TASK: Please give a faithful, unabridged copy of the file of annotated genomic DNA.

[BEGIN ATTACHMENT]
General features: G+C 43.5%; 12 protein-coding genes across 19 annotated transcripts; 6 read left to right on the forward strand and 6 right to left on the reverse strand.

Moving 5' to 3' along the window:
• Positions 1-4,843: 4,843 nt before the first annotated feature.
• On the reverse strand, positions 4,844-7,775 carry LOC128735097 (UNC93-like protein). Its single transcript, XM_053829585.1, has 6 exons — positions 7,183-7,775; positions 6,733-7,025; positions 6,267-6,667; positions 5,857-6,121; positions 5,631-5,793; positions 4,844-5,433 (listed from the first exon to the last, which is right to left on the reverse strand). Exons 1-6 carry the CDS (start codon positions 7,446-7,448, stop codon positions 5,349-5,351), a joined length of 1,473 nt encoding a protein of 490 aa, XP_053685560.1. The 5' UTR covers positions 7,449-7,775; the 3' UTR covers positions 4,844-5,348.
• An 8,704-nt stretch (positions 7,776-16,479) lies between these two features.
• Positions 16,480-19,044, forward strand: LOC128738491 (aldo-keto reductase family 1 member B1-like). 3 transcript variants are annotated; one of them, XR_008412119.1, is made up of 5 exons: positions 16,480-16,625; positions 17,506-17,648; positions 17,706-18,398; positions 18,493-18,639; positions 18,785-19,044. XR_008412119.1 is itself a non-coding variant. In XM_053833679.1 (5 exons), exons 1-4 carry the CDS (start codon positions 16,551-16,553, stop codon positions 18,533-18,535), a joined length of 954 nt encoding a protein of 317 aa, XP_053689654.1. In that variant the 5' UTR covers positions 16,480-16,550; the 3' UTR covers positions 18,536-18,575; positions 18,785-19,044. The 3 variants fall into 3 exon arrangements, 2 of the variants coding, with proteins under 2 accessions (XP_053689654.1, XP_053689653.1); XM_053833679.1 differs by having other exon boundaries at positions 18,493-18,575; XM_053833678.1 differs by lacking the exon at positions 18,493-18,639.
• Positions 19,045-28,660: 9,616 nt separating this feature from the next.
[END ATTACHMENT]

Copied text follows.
General features: G+C 43.5%; 12 protein-coding genes across 19 annotated transcripts; 6 read left to right on the forward strand and 6 right to left on the reverse strand.

Moving 5' to 3' along the window:
• Positions 1-4,843: 4,843 nt before the first annotated feature.
• On the reverse strand, positions 4,844-7,775 carry LOC128735097 (UNC93-like protein). Its single transcript, XM_053829585.1, has 6 exons — positions 7,183-7,775; positions 6,733-7,025; positions 6,267-6,667; positions 5,857-6,121; positions 5,631-5,793; positions 4,844-5,433 (listed from the first exon to the last, which is right to left on the reverse strand). Exons 1-6 carry the CDS (start codon positions 7,446-7,448, stop codon positions 5,349-5,351), a joined length of 1,473 nt encoding a protein of 490 aa, XP_053685560.1. The 5' UTR covers positions 7,449-7,775; the 3' UTR covers positions 4,844-5,348.
• An 8,704-nt stretch (positions 7,776-16,479) lies between these two features.
• Positions 16,480-19,044, forward strand: LOC128738491 (aldo-keto reductase family 1 member B1-like). 3 transcript variants are annotated; one of them, XR_008412119.1, is made up of 5 exons: positions 16,480-16,625; positions 17,506-17,648; positions 17,706-18,398; positions 18,493-18,639; positions 18,785-19,044. XR_008412119.1 is itself a non-coding variant. In XM_053833679.1 (5 exons), exons 1-4 carry the CDS (start codon positions 16,551-16,553, stop codon positions 18,533-18,535), a joined length of 954 nt encoding a protein of 317 aa, XP_053689654.1. In that variant the 5' UTR covers positions 16,480-16,550; the 3' UTR covers positions 18,536-18,575; positions 18,785-19,044. The 3 variants fall into 3 exon arrangements, 2 of the variants coding, with proteins under 2 accessions (XP_053689654.1, XP_053689653.1); XM_053833679.1 differs by having other exon boundaries at positions 18,493-18,575; XM_053833678.1 differs by lacking the exon at positions 18,493-18,639.
• Positions 19,045-28,660: 9,616 nt separating this feature from the next.